Adrienne M. HALL, Captain
U.S. Air Force, Appellant
Crim. App. No. 31483
United States Court of Appeals for the Armed Forces
Submitted March 5, 1997
Decided June 9, 1997
For Appellant: Lieutenant Colonel Kim L. Sheffield and Major Carol L. Hubbard (on brief); Colonel David W. Madsen and Captain Todi S. Carnes.
For Appellee: Colonel Theodore J. Fink, Lieutenant Colonel Michael J. Breslin, and Captain Libby A. Brown (on brief).
Military Judge: Dennis E. Kansala.
This opinion is subject to editorial correction before final publication.
COX, Chief Judge:
Captain Hall was tried by a general court-martial with members at Offutt Air Force Base, Nebraska. Pursuant to her pleas, she was found guilty of wrongful use of methamphetamines, in violation of Article 112a, Uniform Code of Military Justice, 10 USC § 912a. During deliberations on sentence, the members posed the following question to the military judge, "Should the accused be dismissed from the Air Force, what benefits would she be entitled to as a dependent?" Captain Hall is the spouse of a military retiree. The military judge instructed the members as follows:
Captain Hall was sentenced to dismissal from the Air Force, without any other punishment. We granted review of the following issue:
Captain Hall was tried on August 18, 1994. She made an unsworn statement to the members that she had prior enlisted service, had obtained a commission through ROTC, had married an individual who was then retired from the Air Force, and was eligible to retire from the Air Force on December 4, 1994. She asked the court members to impose punishment only on herself and not on her family. The military judge, without objection, instructed the members that a dismissal could deprive appellant "of substantially all benefits administered by the Veterans Administration and the Air Force establishment."
We have recently addressed the issue of instructing on retirement benefits in United States v. Sumrall, 45 MJ 207 (1996); see United States v. Greaves, No. 96-0715, ___ MJ ___ (June 9, 1997). It is clear that members of courts-martial, military judges, and the parties do not consider loss of these benefits to be collateral or immaterial. However, we need not address this issue, because we conclude that objections to the military judge’s instruction were waived by failure of appellant to object or seek a curative instruction. See McElroy, supra at 372 (waiver by failure to object); United States v. Griffin, supra. The sentence will be set aside only if the instruction by the military judge constituted plain error.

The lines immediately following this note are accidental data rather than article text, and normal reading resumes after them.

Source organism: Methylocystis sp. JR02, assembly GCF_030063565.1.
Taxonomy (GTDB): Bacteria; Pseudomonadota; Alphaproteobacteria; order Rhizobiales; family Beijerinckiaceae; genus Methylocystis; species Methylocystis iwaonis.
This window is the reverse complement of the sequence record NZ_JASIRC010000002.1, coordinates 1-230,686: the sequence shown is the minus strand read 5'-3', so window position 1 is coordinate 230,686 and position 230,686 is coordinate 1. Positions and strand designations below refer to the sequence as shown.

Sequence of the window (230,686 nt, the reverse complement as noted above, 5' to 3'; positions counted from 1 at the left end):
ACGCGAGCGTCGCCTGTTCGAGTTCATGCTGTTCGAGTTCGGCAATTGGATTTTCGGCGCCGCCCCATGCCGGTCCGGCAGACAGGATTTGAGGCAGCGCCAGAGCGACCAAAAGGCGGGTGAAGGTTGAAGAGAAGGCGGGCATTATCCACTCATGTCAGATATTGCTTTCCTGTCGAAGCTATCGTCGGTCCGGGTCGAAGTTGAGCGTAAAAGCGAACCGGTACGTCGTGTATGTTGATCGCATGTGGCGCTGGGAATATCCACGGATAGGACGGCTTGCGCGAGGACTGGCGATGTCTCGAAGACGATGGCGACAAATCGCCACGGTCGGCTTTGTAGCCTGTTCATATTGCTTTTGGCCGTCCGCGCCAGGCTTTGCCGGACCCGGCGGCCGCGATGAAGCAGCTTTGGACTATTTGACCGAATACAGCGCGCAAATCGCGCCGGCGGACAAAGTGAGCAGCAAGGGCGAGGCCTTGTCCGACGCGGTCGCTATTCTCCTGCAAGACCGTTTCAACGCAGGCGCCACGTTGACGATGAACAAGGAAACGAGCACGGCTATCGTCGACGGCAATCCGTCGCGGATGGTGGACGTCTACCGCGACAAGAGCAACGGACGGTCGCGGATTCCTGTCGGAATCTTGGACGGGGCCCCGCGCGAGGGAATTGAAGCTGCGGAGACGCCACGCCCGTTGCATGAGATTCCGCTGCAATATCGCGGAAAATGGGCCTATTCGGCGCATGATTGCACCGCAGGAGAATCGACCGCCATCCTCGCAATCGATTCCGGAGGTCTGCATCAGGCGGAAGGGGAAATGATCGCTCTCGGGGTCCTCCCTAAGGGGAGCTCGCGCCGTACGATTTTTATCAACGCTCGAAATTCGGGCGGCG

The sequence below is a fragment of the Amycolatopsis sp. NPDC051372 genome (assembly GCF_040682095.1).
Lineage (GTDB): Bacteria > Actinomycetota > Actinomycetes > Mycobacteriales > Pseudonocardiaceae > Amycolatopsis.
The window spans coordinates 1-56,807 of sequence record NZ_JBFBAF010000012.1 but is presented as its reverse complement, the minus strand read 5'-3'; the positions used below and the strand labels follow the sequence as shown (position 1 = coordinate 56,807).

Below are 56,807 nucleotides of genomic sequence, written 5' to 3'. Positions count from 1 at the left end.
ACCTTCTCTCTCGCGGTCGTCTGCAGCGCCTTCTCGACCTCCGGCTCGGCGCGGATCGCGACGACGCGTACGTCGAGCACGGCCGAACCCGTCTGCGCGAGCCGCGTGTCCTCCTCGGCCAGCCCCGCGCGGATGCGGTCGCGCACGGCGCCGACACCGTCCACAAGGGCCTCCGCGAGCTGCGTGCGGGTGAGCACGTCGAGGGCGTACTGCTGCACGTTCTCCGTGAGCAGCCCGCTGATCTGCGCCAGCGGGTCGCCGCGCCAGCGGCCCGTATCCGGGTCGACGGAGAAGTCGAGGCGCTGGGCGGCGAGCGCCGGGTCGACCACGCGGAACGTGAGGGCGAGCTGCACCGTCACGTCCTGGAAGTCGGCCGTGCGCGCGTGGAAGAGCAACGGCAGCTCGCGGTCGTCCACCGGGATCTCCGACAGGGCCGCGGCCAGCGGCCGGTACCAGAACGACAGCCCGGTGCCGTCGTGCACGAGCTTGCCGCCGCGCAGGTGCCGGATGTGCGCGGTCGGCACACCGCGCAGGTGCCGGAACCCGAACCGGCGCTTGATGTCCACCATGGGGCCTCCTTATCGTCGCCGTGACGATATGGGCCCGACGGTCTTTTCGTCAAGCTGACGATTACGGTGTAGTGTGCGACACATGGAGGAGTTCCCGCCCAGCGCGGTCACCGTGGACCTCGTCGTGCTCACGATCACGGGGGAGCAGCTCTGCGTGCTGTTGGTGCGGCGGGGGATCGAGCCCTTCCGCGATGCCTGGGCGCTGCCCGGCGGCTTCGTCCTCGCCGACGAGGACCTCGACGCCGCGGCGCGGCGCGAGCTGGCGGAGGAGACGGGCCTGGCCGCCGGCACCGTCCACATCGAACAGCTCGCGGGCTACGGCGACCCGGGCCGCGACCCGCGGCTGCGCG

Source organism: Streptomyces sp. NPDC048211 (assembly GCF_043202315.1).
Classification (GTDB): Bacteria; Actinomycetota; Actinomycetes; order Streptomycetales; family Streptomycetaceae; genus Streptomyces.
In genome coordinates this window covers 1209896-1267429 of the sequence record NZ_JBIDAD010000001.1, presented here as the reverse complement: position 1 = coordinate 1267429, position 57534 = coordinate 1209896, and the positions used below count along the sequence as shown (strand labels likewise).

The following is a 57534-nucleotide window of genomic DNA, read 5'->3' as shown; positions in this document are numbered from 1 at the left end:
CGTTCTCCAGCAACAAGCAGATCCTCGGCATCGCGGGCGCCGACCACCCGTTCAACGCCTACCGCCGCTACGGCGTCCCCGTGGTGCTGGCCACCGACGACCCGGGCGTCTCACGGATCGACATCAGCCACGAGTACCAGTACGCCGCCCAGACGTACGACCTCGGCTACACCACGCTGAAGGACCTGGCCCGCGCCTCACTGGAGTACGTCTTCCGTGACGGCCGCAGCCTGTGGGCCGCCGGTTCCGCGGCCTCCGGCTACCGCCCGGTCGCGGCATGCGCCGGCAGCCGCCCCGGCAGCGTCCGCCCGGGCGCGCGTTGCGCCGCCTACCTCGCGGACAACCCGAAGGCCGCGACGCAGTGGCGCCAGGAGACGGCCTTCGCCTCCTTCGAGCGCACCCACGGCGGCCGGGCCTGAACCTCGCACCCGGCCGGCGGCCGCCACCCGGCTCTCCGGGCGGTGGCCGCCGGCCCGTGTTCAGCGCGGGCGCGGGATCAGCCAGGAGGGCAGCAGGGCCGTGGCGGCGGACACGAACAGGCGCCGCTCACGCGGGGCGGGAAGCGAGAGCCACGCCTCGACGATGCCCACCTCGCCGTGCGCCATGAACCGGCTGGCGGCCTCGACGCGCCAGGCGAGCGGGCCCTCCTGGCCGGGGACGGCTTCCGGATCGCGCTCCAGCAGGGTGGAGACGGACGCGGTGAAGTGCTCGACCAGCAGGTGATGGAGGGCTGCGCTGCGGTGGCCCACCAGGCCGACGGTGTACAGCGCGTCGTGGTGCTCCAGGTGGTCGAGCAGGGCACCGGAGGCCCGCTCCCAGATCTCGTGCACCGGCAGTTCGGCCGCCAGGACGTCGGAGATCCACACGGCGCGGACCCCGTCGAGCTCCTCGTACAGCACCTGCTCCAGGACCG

Plain error is a doctrine that "is to be used sparingly, solely in those circumstances in which a miscarriage of justice would otherwise result." United States v. Strachan, 35 MJ 362, 364 (CMA 1992), quoting United States v. Fisher, 21 MJ 327, 328-29 (CMA 1986), quoting United States v. Frady, 456 U.S. 152, 163 n. 14, 102 S.Ct. 1584, 1592 n. 14, 71 L.Ed.2d. 816 (1982). "To establish plain error, appellant must demonstrate: that there was 'error'; that such error was 'plain, clear, or obvious'; and that the error 'affect[ed]' appellant’s 'substantial rights.'" United States v. Czekala, 42 MJ 168, 170 (1995), quoting United States v. Olano, 507U.S. 725, 732, 734, 113 S.Ct. 1770, 1777-78, 123 L.Ed.2d 508 (1993). Appellant has failed to satisfy her burden of showing that an obvious, substantial error occurred and that the error had an unfairly prejudicial impact on her case. United States v. Strachan, supra.
The decision of the United States Air Force Court of Criminal Appeals is affirmed.
Judges SULLIVAN, CRAWFORD, GIERKE, and EFFRON concur.